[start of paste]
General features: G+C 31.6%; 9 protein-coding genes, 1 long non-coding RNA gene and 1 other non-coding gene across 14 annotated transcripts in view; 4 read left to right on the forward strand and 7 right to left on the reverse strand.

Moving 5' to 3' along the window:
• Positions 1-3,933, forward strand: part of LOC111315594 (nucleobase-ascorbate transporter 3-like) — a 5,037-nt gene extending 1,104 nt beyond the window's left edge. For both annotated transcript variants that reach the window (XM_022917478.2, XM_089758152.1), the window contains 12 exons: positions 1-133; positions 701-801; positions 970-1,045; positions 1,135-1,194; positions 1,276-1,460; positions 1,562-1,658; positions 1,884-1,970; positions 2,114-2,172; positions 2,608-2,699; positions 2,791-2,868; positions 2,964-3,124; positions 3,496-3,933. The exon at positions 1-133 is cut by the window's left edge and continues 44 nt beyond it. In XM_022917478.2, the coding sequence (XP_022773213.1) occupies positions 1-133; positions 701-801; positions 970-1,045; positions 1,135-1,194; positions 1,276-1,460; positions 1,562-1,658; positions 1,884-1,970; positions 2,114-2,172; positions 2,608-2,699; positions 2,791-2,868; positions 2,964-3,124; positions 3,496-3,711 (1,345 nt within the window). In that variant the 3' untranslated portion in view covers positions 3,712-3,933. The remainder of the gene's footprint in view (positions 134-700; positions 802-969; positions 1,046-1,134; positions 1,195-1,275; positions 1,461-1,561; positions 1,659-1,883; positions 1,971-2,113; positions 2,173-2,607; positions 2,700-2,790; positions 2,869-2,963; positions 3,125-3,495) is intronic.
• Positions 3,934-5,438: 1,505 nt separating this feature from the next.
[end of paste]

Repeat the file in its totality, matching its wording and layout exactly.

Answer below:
General features: G+C 31.6%; 9 protein-coding genes, 1 long non-coding RNA gene and 1 other non-coding gene across 14 annotated transcripts in view; 4 read left to right on the forward strand and 7 right to left on the reverse strand.

Moving 5' to 3' along the window:
• Positions 1-3,933, forward strand: part of LOC111315594 (nucleobase-ascorbate transporter 3-like) — a 5,037-nt gene extending 1,104 nt beyond the window's left edge. For both annotated transcript variants that reach the window (XM_022917478.2, XM_089758152.1), the window contains 12 exons: positions 1-133; positions 701-801; positions 970-1,045; positions 1,135-1,194; positions 1,276-1,460; positions 1,562-1,658; positions 1,884-1,970; positions 2,114-2,172; positions 2,608-2,699; positions 2,791-2,868; positions 2,964-3,124; positions 3,496-3,933. The exon at positions 1-133 is cut by the window's left edge and continues 44 nt beyond it. In XM_022917478.2, the coding sequence (XP_022773213.1) occupies positions 1-133; positions 701-801; positions 970-1,045; positions 1,135-1,194; positions 1,276-1,460; positions 1,562-1,658; positions 1,884-1,970; positions 2,114-2,172; positions 2,608-2,699; positions 2,791-2,868; positions 2,964-3,124; positions 3,496-3,711 (1,345 nt within the window). In that variant the 3' untranslated portion in view covers positions 3,712-3,933. The remainder of the gene's footprint in view (positions 134-700; positions 802-969; positions 1,046-1,134; positions 1,195-1,275; positions 1,461-1,561; positions 1,659-1,883; positions 1,971-2,113; positions 2,173-2,607; positions 2,700-2,790; positions 2,869-2,963; positions 3,125-3,495) is intronic.
• Positions 3,934-5,438: 1,505 nt separating this feature from the next.